The party is banned from public activity in Germany because of its alleged anti-Semitism and is proscribed as a terrorist organisation in Russia and Pakistan. It is also banned in Turkey, Bangladesh and much of the Middle East.
Following the July 7 bombings in London, which killed 56 people, Tony Blair announced his intention to ban the group, but abandoned the plan after police and the security services advised that such a ban would drive it underground and make it harder to monitor its members’ activities.
However, HT is considered to be responsible for radicalising thousands of young British Muslims. It is estimated to have more than 8,000 members in the UK and is particularly influential on university campuses around the country. The National Union of Students has banned it from operating or staging meeting on campuses.
Although HT says it opposes acts of violence in the name of Islam, some British and US security experts claim the organisation acts as a ‘gateway’ for more extreme organisations.
In 2003, police searching the homes of Omar Khan Sharif and Asif Mohammed Hanif, following their failed attempt to blow up a bar in Tel Aviv, found HT literature among their possessions. Khalid Sheikh Mohammed, the mastermind of the 9/11 attacks, was reportedly a former member of HT.
Dr Waheed’s work leaves him responsible for the mental well being of a huge number of people in the care of BSMHT, which covers 1.2 million people across the West Midlands.
He also delivers lectures to medical students, trainee psychiatrists and GPs on the cultural and ethnic aspects of mood disorders, ‘culture bound syndromes’ and the management of depression.
Dr Waheed, 36, also runs a private clinic in the centre of Birmingham, where he charges up to £350 for an initial consultation, and is a consultant psychiatrist at the Priory Group, a private hospital specialising in mental health problems and addiction.
He is a senior clinical lecturer at the University of Birmingham, has acted as a second opinion doctor for the Care Quality Commission, the health watchdog, and tutored at the Royal College of Psychiatrists.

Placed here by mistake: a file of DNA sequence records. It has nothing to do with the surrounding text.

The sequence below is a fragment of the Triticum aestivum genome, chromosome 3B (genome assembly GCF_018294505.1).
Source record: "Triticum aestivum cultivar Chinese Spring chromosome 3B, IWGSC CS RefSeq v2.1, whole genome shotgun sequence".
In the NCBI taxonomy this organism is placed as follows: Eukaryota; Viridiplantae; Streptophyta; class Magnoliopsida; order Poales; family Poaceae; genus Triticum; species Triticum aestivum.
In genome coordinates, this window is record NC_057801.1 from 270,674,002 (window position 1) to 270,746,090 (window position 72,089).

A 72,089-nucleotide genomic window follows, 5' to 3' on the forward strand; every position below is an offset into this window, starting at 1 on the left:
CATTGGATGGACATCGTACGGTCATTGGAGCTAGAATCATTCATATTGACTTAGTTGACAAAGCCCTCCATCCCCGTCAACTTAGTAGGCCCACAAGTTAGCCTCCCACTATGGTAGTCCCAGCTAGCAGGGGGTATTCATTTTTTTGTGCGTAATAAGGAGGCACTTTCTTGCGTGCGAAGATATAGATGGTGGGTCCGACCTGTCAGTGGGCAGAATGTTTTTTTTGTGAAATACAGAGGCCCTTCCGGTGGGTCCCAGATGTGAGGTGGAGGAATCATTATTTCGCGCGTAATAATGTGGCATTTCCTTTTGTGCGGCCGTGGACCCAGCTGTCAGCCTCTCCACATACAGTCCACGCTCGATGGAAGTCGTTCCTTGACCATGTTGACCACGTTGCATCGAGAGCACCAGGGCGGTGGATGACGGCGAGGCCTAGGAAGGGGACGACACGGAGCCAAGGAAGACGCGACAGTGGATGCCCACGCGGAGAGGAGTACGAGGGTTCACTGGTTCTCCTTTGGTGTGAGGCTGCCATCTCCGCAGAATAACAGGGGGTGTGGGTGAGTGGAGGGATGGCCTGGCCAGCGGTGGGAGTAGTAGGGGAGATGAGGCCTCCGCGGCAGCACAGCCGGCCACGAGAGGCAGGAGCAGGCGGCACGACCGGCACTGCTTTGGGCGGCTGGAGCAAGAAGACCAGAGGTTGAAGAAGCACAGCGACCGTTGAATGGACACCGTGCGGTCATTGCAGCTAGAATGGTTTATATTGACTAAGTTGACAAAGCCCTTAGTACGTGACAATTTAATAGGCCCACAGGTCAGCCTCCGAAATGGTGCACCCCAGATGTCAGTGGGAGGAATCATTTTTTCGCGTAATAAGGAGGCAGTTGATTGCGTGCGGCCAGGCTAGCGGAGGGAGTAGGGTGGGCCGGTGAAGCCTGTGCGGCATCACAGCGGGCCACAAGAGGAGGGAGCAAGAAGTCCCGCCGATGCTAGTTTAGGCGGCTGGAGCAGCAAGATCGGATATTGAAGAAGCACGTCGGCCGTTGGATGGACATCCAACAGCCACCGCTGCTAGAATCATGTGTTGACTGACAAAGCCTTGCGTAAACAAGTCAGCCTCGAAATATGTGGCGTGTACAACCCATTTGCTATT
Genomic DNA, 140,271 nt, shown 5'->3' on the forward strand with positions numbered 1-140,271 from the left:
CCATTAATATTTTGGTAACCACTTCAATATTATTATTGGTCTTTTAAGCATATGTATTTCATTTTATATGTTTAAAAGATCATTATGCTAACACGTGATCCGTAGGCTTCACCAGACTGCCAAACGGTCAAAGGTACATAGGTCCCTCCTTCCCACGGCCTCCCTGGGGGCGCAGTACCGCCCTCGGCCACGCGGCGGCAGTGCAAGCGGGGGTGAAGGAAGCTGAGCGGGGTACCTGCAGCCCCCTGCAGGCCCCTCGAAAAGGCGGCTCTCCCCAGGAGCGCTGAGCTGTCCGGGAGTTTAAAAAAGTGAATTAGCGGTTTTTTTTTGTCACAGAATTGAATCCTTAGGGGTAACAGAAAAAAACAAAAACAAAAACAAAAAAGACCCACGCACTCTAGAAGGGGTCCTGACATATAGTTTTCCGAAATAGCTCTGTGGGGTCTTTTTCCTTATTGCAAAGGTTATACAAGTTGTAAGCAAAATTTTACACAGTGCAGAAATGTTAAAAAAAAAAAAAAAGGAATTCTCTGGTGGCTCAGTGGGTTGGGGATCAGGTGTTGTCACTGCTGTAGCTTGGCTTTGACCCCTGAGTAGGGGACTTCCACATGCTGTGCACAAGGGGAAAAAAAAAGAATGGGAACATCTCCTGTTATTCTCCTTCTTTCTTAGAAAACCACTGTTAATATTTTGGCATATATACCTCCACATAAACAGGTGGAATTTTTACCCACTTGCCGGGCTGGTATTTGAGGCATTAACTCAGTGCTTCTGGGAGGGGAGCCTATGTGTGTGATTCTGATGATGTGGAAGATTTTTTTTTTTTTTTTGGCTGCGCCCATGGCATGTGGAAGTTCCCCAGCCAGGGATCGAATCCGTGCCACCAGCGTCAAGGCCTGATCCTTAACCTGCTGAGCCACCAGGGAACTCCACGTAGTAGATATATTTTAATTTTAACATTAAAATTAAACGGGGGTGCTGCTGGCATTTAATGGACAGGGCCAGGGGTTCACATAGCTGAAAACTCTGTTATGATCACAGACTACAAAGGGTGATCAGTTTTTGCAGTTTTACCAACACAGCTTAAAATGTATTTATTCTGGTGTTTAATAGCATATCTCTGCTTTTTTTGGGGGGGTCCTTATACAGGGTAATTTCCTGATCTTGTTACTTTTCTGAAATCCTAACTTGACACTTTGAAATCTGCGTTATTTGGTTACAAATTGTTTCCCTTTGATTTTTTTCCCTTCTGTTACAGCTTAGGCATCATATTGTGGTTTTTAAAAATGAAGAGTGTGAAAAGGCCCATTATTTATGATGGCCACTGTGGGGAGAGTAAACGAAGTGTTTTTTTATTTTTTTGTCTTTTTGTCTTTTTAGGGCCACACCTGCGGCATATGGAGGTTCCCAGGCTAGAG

Following the 7/7 London bombings Dr Waheed said: “I will condemn what happened in London only after there is the promise from Western leaders to condemn what they have done in Falluja and other parts of Iraq and in Afghanistan.”
He later clarified HT’s position, stating: “These actions have no justification as far as Islam is concerned.”
Dr Waheed, who lives in the Edgbaston area of Birmingham, has also called for a ban on the publication in Britain of cartoons printed in Denmark in 2006 which were said to be insulting to the Prophet Mohammed.
In 2012 he delivered a talk at the Arab Uprising conference, staged by HT in Manchester, in which he urged the adoption of a caliphate form of government, claiming it offered “superior and sophisticated political, economic and social solutions” to contemporary problems.
He has also said: “Ninety nine per cent of Muslim people anywhere in the world want the same thing, a caliphate to rule them.”
Dr Peter Lewis, executive medical director at BSMHT, said: “Dr Imran Waheed is a highly regarded clinician in the organisation and there have been no concerns raised with us relating to any impact of his external activities on his clinical work or on the quality of care provided to his patients.”
Hizb ut-Tahrir said Dr Waheed was no longer its chief media adviser and that it media pack is out of date, but admits he is still a member.
In a statement HT said: “The media pack on the site is out of date and he no longer holds the position he did some years ago. Indeed, he holds no official position in the organisation.”